As Hong Kong fes­ters, ques­tions aplenty for the West

Global Times US Edition - - FRONT PAGE - By Wang Wen­wen The author is a re­porter with the Global Times. wang­wen­[email protected]­al­

Young, an­gry, anti-es­tab­lish­ment, and vi­o­lent. How can they be de­fined? Ri­ot­ers or he­roes? It de­pends on what they op­pose. If they are against West­ern main­stream so­ci­ety, they are vil­lains. But if they are against non-west­ern au­thor­ity, their ac­tions would per­fectly fit a pro-democ­racy nar­ra­tive, all too of­ten ex­ploited by cer­tain West­ern forces and West­ern me­dia out­lets in their pub­lic opin­ion of­fen­sive against their ide­o­log­i­cal op­po­nents.

Hong Kong of this sum­mer will surely be remembered by West­ern me­dia re­porters. When black-clad young­sters took to the streets and ganged up to beat the po­lice and de­stroy pub­lic prop­erty, they were hailed as he­roes and fight­ers for the city’s law, freedom and democ­racy.

On We the People pe­ti­tion page which is a part of the White House web­site, a pe­ti­tion by more than 100,000 ne­ti­zens calls for the No­bel Peace Prize 2020 to be given to the “Hong Kong freedom fight­ers.”

In­deed, the pro­test­ers are be­ing looked at through West­ern prism. They are on the front­lines of mod­ern-day changes for the so-called bet­ter­ment of their so­ci­ety. Noted in­ter­na­tional af­fairs com­men­ta­tor George Fried­man once pointed out, “For the West­ern me­dia, any­one un­der the age of 30 with an iphone is by def­i­ni­tion a lib­eral demo­crat.”

But when pro­test­ers in Hong Kong van­dal­ize sub­way sta­tion fa­cil­i­ties, cut off smart lamp­posts, dam­age the crosshar­bor

tun­nel, threaten pas­sen­gers and re­sort to dangerous weapons in­clud­ing Molo­tov cock­tails, how could the West en­dow them with the halo of peace?

Dur­ing the months-long protests, Hong Kong po­lice have been por­trayed by cer­tain West­ern me­dia as a bru­tal force out to get civil­ians and pro­test­ers, even though it was the pro­test­ers who first broke the law and re­sorted to vi­o­lence.

But when such protests turn into ri­ots in West­ern coun­tries, how would the po­lice do? The French po­lice used tear gas and wa­ter can­nons to dis­perse the yel­low-vest pro­test­ers that swept across Paris even be­fore the sit­u­a­tion could spi­ral out of con­trol, but West­ern me­dia took it for granted when re­port­ing it with­out much con­dem­na­tion of the same kind of “bru­tal­ity.”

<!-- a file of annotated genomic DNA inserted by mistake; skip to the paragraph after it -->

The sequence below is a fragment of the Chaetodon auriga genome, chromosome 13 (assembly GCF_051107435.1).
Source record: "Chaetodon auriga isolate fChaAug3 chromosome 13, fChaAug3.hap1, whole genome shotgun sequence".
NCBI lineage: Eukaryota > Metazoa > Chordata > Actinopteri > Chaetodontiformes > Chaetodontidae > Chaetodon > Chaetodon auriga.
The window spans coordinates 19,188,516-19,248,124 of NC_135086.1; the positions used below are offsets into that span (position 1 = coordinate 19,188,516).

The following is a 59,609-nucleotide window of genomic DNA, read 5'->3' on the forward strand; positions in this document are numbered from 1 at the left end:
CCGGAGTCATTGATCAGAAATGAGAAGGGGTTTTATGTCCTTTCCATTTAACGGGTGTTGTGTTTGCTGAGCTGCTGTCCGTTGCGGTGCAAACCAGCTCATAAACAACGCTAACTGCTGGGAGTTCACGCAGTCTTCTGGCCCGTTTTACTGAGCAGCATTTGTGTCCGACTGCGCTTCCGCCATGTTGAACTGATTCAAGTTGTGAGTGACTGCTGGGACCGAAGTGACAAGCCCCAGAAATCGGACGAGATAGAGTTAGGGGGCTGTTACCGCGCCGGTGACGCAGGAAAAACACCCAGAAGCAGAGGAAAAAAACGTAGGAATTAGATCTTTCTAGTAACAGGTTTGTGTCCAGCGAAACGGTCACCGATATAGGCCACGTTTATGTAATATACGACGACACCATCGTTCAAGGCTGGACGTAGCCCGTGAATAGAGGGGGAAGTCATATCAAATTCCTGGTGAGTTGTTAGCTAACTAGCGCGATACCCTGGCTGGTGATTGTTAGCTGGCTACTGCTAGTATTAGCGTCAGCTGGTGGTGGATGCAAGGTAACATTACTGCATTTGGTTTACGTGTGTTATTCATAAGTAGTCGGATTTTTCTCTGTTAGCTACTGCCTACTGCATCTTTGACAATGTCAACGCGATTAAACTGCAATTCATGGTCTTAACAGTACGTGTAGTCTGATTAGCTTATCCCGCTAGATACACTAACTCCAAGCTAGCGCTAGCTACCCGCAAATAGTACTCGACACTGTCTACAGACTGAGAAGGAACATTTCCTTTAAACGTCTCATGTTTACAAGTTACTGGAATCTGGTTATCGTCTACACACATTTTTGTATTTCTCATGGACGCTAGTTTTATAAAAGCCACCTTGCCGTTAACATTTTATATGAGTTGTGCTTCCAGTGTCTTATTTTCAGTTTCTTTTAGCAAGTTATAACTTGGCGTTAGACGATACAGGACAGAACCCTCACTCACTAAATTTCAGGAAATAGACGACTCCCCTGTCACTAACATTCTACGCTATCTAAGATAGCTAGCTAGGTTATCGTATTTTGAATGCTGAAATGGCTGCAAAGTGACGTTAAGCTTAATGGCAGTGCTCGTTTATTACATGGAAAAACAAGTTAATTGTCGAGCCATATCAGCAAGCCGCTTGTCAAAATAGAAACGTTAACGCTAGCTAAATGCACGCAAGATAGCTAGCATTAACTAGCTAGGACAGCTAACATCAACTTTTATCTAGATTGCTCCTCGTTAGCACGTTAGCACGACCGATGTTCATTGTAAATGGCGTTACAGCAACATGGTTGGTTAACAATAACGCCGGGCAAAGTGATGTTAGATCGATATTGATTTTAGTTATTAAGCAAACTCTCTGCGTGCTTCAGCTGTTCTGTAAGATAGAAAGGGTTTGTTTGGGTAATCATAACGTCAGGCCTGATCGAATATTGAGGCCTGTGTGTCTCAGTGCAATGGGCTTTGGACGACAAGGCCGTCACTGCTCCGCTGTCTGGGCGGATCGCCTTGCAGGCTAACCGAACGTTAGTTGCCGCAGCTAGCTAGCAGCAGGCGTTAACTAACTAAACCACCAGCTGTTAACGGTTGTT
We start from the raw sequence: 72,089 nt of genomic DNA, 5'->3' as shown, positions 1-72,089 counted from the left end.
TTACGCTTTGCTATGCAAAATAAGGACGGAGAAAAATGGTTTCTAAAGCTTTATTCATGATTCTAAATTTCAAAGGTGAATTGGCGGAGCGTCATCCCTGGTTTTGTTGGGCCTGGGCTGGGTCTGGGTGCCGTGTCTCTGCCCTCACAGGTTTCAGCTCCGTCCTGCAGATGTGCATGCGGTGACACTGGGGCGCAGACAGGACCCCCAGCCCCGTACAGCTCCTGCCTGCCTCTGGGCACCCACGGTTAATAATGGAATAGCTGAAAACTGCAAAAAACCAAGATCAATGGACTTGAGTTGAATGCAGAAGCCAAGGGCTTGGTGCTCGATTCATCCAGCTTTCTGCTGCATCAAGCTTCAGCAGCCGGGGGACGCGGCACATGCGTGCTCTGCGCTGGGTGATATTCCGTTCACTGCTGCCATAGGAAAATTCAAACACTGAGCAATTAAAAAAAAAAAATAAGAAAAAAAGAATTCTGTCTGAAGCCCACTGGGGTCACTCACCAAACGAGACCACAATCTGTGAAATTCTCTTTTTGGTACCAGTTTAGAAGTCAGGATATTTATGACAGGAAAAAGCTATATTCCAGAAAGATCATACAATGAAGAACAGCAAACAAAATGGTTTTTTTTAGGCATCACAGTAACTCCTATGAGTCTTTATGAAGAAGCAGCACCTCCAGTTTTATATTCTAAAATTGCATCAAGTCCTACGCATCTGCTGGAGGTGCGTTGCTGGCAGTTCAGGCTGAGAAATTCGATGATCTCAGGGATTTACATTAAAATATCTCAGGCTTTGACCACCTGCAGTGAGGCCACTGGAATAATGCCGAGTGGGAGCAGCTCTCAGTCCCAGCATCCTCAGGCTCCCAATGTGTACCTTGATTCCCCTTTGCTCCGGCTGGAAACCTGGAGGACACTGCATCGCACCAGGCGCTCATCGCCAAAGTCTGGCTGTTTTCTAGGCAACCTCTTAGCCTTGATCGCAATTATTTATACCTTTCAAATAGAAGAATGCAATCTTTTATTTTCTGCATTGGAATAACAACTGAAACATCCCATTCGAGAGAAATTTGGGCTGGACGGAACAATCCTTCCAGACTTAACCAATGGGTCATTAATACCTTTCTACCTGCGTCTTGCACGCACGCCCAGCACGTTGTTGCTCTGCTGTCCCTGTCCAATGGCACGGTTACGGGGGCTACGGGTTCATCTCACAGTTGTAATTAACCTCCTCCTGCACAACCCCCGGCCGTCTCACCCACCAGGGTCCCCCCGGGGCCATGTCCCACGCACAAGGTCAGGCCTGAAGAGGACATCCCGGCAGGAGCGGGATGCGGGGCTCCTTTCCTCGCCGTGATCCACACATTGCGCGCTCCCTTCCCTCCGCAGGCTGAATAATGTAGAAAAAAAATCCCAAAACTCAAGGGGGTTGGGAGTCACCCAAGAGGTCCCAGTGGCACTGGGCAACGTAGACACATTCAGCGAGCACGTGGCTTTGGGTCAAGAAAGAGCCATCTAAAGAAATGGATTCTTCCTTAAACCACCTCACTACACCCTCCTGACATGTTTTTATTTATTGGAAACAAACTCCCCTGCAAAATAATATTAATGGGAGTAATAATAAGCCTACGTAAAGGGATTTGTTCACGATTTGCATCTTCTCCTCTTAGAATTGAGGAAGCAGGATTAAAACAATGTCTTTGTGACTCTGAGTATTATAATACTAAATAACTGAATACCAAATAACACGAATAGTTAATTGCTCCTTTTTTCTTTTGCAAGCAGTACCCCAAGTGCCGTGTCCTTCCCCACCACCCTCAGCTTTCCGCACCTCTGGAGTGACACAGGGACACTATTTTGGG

By the same logic, while po­lice in Moscow de­tained more than 1,300 people dur­ing a rally on July 27, it isn’t sur­pris­ing that France and Ger­many crit­i­cized Rus­sia’s “ex­ces­sive” use of force.

What is hap­pen­ing in Hong Kong now pro­vides a per­fect story for the West to chant its West­ern-style democ­racy and push for­ward its ide­o­log­i­cal cam­paigns. The pro­test­ers and some West­ern­ers do share a lot of val­ues, and the West has var­i­ous chan­nels to sup­port them. This is the tac­tic the West uses to ex­pand its dis­course power.

Many West­ern politi­cians have joined the cam­paign. US Rep­re­sen­ta­tive Jim Mcgovern, a Demo­crat, called for US ac­tion such as stop­ping arms sales and riot con­trol equip­ment to the Hong Kong Po­lice Force. For­mer US sec­re­tary of state Hil­lary Clin­ton once tweeted, “May we all stand in sol­i­dar­ity with the people of Hong Kong as they speak out for democ­racy, freedom from re­pres­sion, and a world they long to see.”

But is this the world all of Hong Kong people long to see, or one some US politi­cians long to see? As ne­ti­zens com­mented on Hil­lary Clin­ton’s tweet on Hong Kong, the US stood in sol­i­dar­ity with Syria, Libya, Ye­men and Iraq, and look what has be­come of th­ese coun­tries? Joseph Mi­callef, a com­men­ta­tor on mil­i­tary and in­ter­na­tional af­fairs, wrote in Huff­post that the US en­cour­age­ment of the Arab Spring only served to desta­bi­lize the re­gion even more. We see eco­nomic stag­na­tion, po­lit­i­cal vi­o­lence, bloody civil war and wide­spread un­rest. In­stead of en­joy­ing the Us-hailed democ­racy and freedom, people from th­ese coun­tries are still suf­fer­ing, and the US be­haves like ev­ery such mis­ad­ven­ture has noth­ing to do with it.

So, will Hong Kong with sup­port from the Us-led West be an ex­cep­tion? Hardly. The US has al­ready sought to use the Hong Kong protests as a bar­gain­ing chip in its strate­gic game with China. Hong Kong’s spe­cial cus­toms sta­tus with the US is also un­der threat from Wash­ing­ton. Hong Kong pro­test­ers may ask those West­ern politi­cians if the lat­ter re­ally treat them as ad­vo­cates of peace or merely po­lit­i­cal tools.

Il­lus­tra­tion: Liu RUI/GT

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